Religion and democracy, at home and abroad

By

Sarah Lords

Our phones, TVs, computers and tablets provide a constant stream of media reports on civic unrest erupting in other countries. Meanwhile in the United States, political polarization has left people and communities feeling more divided than ever.

In a 2018 survey, the Pew Research Center found that “Americans generally agree on the democratic ideals and values they see as important for the United States—but they say the country is falling short in living up to them.” Only 58 percent of Americans say democracy in the United States is working well. Meanwhile, widespread concerns about the future of democracy span the globe.

In conjunction with the initiative, “Religion, Journalism and Democracy: Strengthening Vital Institutions of Civil Society,” the Center and Cronkite School organized a series of public conversations to try to make sense of it all. The events, which were moderated by project directors John Carlson and Kristin Gilger, featured leading journalists including CNN’s Daniel Burke, Peter Beinart of The Atlantic, Karen Attiah of The Washington Post, The New Yorker’s Rozina Ali, award-winning independent war correspondent Anand Gopal, and scholars Anthea Butler and Edith Szantos.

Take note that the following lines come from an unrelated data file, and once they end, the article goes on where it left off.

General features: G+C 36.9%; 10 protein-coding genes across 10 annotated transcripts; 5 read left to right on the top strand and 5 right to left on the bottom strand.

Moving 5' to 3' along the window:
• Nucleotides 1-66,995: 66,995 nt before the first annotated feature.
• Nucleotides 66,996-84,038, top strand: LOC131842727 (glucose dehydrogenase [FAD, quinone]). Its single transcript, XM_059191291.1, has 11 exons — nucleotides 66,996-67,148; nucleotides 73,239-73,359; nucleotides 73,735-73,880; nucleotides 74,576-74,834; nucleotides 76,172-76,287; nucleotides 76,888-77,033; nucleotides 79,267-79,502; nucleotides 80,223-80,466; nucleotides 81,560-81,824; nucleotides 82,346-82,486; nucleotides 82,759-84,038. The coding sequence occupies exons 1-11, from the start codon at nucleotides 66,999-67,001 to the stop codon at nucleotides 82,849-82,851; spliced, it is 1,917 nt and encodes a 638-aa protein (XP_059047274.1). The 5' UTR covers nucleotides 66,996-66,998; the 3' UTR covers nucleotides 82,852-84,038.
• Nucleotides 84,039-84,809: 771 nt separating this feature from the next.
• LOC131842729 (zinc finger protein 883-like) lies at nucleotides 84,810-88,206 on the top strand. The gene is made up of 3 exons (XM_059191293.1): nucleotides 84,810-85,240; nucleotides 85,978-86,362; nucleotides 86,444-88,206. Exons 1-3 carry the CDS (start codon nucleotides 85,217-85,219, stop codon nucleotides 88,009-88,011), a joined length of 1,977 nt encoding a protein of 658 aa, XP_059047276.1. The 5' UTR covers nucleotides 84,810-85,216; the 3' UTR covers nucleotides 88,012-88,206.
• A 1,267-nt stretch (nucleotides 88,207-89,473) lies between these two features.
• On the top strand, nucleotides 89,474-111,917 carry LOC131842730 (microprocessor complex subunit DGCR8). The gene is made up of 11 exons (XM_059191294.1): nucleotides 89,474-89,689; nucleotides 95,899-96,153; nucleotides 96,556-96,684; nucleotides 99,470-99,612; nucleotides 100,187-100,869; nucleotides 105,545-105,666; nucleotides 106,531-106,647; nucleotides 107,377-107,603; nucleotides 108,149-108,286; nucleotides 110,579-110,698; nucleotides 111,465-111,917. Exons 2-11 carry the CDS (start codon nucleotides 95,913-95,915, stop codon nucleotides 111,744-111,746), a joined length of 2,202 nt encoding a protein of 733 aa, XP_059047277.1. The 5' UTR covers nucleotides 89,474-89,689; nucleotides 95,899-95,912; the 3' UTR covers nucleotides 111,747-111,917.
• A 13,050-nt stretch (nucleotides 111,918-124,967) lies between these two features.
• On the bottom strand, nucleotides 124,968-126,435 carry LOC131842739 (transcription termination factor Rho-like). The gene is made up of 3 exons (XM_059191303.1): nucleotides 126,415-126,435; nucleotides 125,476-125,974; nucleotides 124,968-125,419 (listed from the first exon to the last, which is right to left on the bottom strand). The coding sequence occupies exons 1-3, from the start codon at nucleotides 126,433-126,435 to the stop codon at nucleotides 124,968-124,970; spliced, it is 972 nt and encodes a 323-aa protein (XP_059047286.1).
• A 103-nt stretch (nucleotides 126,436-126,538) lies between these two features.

The events went beyond the headlines to explore with more depth and nuance the threats that religious and ethnic forms of nationalism pose to democracy, as well as the ways that religious visions and values reinforce democracy. As you will see in the pages ahead, these conversations took audience members on a global tour, addressing the dynamics of religion and democracy in the United States, Nigeria, Europe, and the Middle East, among other places.

Throughout these events, and in meetings with faculty and students, speakers stressed the importance of attending to the multifaceted roles that religion plays in society and politics. They also stressed the responsibilities of citizens, academics, and the media to promote democratic culture and deepen understanding of how religion and politics interact.

“In the United States, we tend to take democracy—and free media—somewhat for granted,” says Gilger. “But now, with recent attacks not just on the press, but on many of our democratic institutions and practices, we simply can’t afford to take these freedoms for granted any longer.”

Lauren Whitby and Troy Hill contributed to this story.